Since becoming an MEP in May last year, much of my time has been focused on trying to get more energy into EU energy policy. News that energy imports into the EU total more than £750million a day, and the ongoing conflict in Ukraine, have exposed the vulnerability of the EU's energy supply and provided an important wake-up call. Over-reliance on imports, particularly from Russia, is no longer an option.
No one is in any doubt that the European Union has an energy security and supply crisis. But there are many views on how this should be addressed.
Last week, Commission Vice-President Maroš Šefčovič presented how he hopes to build a European Energy Union to MEPs. Everyone's definition of the 'Energy Union' seems to differ, but one area of consensus seems clear that energy efficiency and savings must be at its core.
Lowering our energy consumption by increasing energy efficiency in buildings is one of the most cost-effective and sustainable ways to address security of supply, while at the same time drastically cut CO2 emissions. Buildings, especially homes, make up the largest proportion of the EU's energy consumption (40%) and CO2 emissions (36%) - more than any other sector. If we want to be serious about improving energy security in the EU, improving building efficiency cannot be side-lined. That's why together with my fellow Labour MEPs I have been trying to increase the EU's ambition in this crucial area, because it is EU policy that has driven savings for consumers so far.
Political engagement is needed to drive energy efficiency, so last Wednesday (28/1/2015) I signed a pledge to work to stop energy waste in buildings, as part of an initiative by the campaign group Renovate Europe. In doing so I've committed to using my influence as Labour MEP to press the European Commission and UK government to take swift and far-reaching action on building renovation. Increasing EU renovation rates from 1.2% to 3% by 2020 would ensure an 80 per cent reduction in energy demand from building stock - a one-third saving on total EU energy use - by 2050. Last week, I tabled amendments in the European Parliament to push this forward as part of our energy security strategy.
The example of Stockton-on-Tees in my native North East is proof of just how much citizens stand to gain from such measures.
The fitting of external cladding and new boilers, central heating systems and internal insulation have benefited 5,000 homes in some of the poorest areas in Stockton-on-Tees. Almost £8m worth of funding was secured by an initial £700,000 investment by Stockton Borough Council, in the largest roll-out of the community energy savings programme (CESP), which required energy firms to fund area-based domestic carbon savings. I heard first-hand about the scheme from residents and those responsible on Friday morning.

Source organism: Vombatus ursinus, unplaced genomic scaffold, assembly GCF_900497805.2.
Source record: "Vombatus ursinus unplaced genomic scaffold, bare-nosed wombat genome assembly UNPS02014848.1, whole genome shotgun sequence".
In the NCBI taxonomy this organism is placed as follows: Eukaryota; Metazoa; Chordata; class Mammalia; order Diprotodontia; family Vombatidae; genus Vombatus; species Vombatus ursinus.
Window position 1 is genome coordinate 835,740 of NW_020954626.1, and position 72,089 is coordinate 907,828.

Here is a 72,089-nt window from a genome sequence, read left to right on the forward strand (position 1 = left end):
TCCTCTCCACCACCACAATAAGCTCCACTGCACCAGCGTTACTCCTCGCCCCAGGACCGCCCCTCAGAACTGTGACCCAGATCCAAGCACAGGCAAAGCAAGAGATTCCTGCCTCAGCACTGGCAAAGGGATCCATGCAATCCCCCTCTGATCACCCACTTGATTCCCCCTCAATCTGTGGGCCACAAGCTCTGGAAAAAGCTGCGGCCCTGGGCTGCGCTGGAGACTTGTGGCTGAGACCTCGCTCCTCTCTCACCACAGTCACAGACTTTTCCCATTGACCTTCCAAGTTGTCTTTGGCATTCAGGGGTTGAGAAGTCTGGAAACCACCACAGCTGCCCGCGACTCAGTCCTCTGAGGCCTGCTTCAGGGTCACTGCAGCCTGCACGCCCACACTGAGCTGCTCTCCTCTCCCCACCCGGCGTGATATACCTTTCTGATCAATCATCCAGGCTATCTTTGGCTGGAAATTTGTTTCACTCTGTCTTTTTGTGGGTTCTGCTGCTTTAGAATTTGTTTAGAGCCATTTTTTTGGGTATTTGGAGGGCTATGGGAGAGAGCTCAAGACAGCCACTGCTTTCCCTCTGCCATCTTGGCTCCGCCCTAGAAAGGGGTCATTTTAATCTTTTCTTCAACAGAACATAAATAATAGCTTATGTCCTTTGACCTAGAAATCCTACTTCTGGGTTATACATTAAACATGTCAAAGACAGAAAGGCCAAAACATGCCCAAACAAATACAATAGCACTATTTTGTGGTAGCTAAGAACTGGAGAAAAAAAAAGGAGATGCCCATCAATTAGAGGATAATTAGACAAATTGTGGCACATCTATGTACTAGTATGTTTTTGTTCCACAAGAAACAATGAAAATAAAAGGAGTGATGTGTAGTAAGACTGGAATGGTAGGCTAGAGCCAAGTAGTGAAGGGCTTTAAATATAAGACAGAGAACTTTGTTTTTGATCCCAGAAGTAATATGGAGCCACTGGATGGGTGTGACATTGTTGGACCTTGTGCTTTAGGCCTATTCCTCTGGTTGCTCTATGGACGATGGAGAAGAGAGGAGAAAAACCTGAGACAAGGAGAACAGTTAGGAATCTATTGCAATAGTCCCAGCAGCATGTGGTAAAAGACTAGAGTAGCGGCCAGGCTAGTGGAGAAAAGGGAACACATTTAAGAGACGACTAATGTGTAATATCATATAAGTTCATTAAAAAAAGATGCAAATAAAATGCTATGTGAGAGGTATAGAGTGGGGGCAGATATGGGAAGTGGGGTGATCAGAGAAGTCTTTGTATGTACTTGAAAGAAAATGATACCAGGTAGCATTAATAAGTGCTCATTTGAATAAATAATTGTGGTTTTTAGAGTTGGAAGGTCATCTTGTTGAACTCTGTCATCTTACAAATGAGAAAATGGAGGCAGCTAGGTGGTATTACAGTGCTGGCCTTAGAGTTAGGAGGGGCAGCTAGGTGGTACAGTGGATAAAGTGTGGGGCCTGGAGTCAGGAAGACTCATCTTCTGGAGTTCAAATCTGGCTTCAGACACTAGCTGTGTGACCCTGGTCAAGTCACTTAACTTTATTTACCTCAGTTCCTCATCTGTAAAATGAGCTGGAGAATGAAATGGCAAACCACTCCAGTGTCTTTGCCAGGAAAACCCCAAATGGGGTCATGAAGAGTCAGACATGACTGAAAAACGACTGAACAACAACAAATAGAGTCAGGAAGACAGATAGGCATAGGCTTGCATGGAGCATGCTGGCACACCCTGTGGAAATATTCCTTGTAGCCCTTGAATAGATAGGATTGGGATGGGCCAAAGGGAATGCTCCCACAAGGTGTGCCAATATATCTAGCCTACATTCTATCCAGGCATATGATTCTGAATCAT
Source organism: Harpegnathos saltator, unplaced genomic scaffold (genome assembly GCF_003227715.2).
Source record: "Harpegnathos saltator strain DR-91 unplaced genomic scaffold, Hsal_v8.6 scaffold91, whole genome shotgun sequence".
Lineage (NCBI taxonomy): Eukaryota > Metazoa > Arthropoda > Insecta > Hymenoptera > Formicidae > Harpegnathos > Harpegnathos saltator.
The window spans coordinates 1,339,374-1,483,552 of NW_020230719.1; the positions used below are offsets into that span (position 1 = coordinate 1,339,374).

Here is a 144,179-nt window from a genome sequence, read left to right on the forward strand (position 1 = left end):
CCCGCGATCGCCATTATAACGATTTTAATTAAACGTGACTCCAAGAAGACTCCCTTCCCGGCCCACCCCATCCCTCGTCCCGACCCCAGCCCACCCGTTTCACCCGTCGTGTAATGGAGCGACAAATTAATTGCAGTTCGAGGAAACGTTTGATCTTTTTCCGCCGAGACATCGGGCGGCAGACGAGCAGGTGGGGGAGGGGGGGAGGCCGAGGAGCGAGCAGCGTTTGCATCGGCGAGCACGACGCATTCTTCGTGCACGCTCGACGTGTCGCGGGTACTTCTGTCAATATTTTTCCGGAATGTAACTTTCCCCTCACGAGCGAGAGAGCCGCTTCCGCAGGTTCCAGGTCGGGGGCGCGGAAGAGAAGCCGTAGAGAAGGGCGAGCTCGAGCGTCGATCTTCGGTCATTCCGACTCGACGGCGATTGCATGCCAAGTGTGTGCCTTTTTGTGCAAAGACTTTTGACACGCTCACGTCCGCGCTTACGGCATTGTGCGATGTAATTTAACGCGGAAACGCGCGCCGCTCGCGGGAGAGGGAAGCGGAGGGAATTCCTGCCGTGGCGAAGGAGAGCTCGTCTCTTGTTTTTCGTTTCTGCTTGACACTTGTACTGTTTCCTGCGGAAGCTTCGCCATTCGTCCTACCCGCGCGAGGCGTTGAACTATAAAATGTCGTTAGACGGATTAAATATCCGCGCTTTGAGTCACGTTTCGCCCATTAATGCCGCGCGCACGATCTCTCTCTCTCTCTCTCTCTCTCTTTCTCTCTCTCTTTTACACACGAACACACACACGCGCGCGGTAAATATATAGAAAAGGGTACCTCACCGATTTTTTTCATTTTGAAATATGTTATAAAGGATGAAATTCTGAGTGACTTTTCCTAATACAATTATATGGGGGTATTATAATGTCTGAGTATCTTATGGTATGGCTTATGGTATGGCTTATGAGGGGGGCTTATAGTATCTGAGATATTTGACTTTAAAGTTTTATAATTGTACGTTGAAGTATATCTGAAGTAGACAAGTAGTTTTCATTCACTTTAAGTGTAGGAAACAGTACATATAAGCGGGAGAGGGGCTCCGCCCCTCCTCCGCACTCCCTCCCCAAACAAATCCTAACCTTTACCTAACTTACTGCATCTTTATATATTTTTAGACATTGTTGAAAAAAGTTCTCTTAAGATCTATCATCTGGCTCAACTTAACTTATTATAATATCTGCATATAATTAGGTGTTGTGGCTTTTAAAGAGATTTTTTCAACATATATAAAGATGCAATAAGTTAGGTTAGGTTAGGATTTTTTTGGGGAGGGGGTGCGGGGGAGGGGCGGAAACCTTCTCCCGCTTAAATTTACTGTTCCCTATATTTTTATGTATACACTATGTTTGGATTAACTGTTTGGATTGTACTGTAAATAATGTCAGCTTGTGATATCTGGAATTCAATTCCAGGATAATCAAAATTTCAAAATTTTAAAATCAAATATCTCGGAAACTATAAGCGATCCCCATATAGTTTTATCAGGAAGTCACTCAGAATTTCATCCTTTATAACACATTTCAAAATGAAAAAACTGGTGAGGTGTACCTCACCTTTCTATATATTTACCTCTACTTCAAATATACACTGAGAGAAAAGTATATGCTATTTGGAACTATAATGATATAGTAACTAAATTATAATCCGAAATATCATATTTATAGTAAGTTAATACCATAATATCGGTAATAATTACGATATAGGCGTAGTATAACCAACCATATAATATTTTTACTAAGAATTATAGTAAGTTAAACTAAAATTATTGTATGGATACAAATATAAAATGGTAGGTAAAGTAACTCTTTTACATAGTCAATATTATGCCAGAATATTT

Getting residents to agree to substantial works on their homes was achieved by a true community engagement effort: local events, a doorstep campaign and a dedicated shop in the town centre secured a 95% take-up among residents. The scheme, the first of its kind to intervene in poor private housing in such a way, has reduced domestic carbon emissions by around 300,000 tonnes. It has created almost 500 jobs, used the services of eight north-east contractors and developed local skills. The regeneration of the urban landscape of Stockton has further inspired other local projects, and the revived sense of community pride is clear to see.
Unfortunately the UK government has shown an unwillingness to commit to such important projects, and instead has sought to 'roll back green taxes', to reduce the obligations of energy companies and to extend the delivery period of renovation schemes. This has badly stalled projects already underway and has reduced the number of homes to benefit from warmer homes and bills of up to £750 less per year. Tragically, this is substantially more than the paltry £50 green tax cut George Osborne promised, which has not even been delivered.
The level of organisation and planning required for the borough-wide scheme, with Stockton Council taking the lead role, demonstrates the need for a joined-up, long-term approach to carry out such ambitious renovation projects. Just think what could be achieved if the European Commission and national governments committed themselves to rolling out building renovation on a European scale.
European citizens stand to directly benefit from such measures. Renovations could create 2 million local jobs by 2020, increase the value of homes and cut gas bills across Europe by up to £180billion annually by 2030. With fuel poverty affecting a quarter of EU citizens on low-incomes in 2012, these savings are good news for Europe. Warmer homes means improvements to our health and quality of life, too.
MEPs, campaign groups and EU citizens know that having an ambitious and united approach to energy policy is a no-brainer, and part of that should be equipping buildings to do the hard work of cutting energy consumption for us. It's time now to convince the Commission and our governments to go that step further to creating a strategy that truly benefits people and planet.